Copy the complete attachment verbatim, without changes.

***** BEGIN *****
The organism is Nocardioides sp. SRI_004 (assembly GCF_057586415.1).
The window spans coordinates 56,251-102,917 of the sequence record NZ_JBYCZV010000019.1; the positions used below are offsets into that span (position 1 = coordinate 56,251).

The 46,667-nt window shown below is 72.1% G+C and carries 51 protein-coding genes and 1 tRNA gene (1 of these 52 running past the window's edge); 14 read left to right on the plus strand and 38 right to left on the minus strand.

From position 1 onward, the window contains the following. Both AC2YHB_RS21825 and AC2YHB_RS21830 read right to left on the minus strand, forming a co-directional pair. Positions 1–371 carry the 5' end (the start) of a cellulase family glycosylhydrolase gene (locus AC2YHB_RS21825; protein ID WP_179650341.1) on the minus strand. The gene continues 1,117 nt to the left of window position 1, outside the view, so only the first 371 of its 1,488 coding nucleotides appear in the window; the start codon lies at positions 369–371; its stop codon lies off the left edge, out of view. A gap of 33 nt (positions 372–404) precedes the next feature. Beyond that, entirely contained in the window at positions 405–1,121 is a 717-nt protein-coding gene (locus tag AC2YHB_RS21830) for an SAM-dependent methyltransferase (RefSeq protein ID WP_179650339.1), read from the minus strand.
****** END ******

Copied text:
The organism is Nocardioides sp. SRI_004 (assembly GCF_057586415.1).
The window spans coordinates 56,251-102,917 of the sequence record NZ_JBYCZV010000019.1; the positions used below are offsets into that span (position 1 = coordinate 56,251).

The 46,667-nt window shown below is 72.1% G+C and carries 51 protein-coding genes and 1 tRNA gene (1 of these 52 running past the window's edge); 14 read left to right on the plus strand and 38 right to left on the minus strand.

From position 1 onward, the window contains the following. Both AC2YHB_RS21825 and AC2YHB_RS21830 read right to left on the minus strand, forming a co-directional pair. Positions 1–371 carry the 5' end (the start) of a cellulase family glycosylhydrolase gene (locus AC2YHB_RS21825; protein ID WP_179650341.1) on the minus strand. The gene continues 1,117 nt to the left of window position 1, outside the view, so only the first 371 of its 1,488 coding nucleotides appear in the window; the start codon lies at positions 369–371; its stop codon lies off the left edge, out of view. A gap of 33 nt (positions 372–404) precedes the next feature. Beyond that, entirely contained in the window at positions 405–1,121 is a 717-nt protein-coding gene (locus tag AC2YHB_RS21830) for an SAM-dependent methyltransferase (RefSeq protein ID WP_179650339.1), read from the minus strand.